Wolak Closes Out American Win

 CHARLOTTE, N.C. — Two years ago Dave and Jessica Wolak made a commitment to professional bass fishing. Jessica would continue working as an occupational therapist at a Veterans Administration Hospital, while Dave quit his "real job" for an attempt to make a living on the BASS circuit.

Sunday Dave Wolak sent his wife into an early retirement. The 29-year-old Warrior Run, Pa., resident held onto his lead from Saturday and collected the $250,000 first-place check in the Bassmaster American presented by Advance Auto Parts.

"This will change my whole life, there's no doubt about it," said Wolak. "This will change my wife's life. This will change my kid's life."

 That kid — Jake David Wolak — is unlikely to remember the day his life changed. He's only 12 days old. And he's one more reason why Dave Wolak's bass fishing career had a sense of urgency to it.

 "Everything is just surreal at this point," said Wolak, who earned the Toyota Rookie of the Year Award in 2005 on the BASS tour.

 "I had a good year last year, but everything was still tough," said Wolak. "I had no sponsors at all that first year. We put everything on the line for me to fish."

 When Wolak walked across the Cricket Arena stage as the last angler to weigh-in Sunday, sitting on the "hot seat" at stage left was Wolak's worst nightmare — Kevin VanDam. As the Saturday leader of the six finalists, Wolak knew that VanDam had caught enough fish Sunday to move into first place among the other five finalists. And Wolak knew VanDam's history for winning tournaments.

 But in the end, not even VanDam could overcome the big lead Wolak established Saturday. Wolak caught a five-bass limit Sunday weighing 10 pounds, 8 ounces, which gave him a two-day total of 25-14. VanDam, who has won over $2 million on the BASS tour including two Bassmaster Classics, caught the biggest bag Sunday — 13 pounds, 13 ounces — but it left him almost three pounds back at 22-15.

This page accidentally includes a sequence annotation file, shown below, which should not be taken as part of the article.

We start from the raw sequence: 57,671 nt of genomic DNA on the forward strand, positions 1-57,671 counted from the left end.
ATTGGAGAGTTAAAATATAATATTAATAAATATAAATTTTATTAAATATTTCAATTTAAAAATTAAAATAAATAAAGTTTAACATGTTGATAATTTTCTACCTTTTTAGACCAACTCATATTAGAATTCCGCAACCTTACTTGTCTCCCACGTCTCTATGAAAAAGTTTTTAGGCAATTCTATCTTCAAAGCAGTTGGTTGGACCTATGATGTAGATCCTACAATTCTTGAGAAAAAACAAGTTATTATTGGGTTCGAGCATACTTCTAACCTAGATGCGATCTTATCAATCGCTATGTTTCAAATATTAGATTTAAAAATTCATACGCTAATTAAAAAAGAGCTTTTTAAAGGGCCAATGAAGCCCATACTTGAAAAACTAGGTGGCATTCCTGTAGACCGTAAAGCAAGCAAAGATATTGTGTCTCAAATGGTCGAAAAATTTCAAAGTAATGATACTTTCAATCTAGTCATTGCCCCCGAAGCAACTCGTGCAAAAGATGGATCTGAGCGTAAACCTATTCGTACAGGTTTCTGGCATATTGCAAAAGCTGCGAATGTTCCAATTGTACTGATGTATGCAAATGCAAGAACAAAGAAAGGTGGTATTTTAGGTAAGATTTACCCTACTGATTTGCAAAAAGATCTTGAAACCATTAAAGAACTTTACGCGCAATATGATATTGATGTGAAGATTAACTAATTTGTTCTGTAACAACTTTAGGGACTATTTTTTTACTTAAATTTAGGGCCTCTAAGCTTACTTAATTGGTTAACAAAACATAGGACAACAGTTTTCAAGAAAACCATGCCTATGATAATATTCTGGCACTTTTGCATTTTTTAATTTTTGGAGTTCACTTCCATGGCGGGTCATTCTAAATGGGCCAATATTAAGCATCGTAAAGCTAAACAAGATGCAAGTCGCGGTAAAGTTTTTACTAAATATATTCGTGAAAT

"This makes his career," said the 38-year-old VanDam, speaking from experience. "Dave has worked hard on his own. He's a gentleman on the water.

 "He can get his wife out of work, and he won't have to worry about next year. But more than anything, this gives him confidence to build on. Once you get yourself in position to win one of these big tournaments, and then you do it, you can really build on that."

 Wolak caught bass Sunday by "junk fishing."

 "This lake fits my style," said Wolak. "I put 10 rods on the deck and cast whatever is appropriate."

 With each angler limited to 70 minutes in each of six mid-lake sections of Lake Wylie, Wolak mostly targeted clear water with a 5-inch green pumpkin Zoom flat tail worm. He caught some fish near bream beds and others near points and ledges.

 VanDam took advantage of a strong topwater bite. He felt he wasted too much time fishing deep Saturday.

 "It's like there are two subspecies of (largemouth) bass in this lake," VanDam said. "One of them feeds on shad and then goes out to deep structure. The other one stays shallow all year long and really keys on the bream beds. They hunt them in packs, like a wolf pack.

 "That's the only reason I can think of as to why they'd stay in such warm water."

 VanDam fished water that registered as high as 95 degrees Sunday.

 Gerald Swindle of Hayden, Ala., was second Saturday and finished third Sunday with a two-day total of 22-5, just 10 ounces behind VanDam.

 "I feel like I fished a winning tournament, I'm just not going to get the winning prize," said Swindle, who lost a 3-pounder Sunday when his line broke just as he was swinging the fish in his boat.

 Swindle also concentrated on shallow water, saying he caught all his fish less than five feet deep.

 Hometown favorite Jason Quinn took fourth place with 21-13. After spending much of his day in shallow water, Quinn made a decision to go deep and it paid off.

 "I said if I'm going to win this thing, I've got to do what I do best, throwing that big plug," said Quinn, who lives on Lake Wylie and works as a guide here in addition to his pro bass fishing career.

 Quinn had caught a limit early on a jig, but said he culled every fish he had in the last half-hour of the tournament.

 "In that last 20 minutes, I don't think I made a cast without catching a fish," said Quinn.

 Quinn credited a Lur Jensen Hot Lips deep running crankbait as the lure that produced his flurry at the end.

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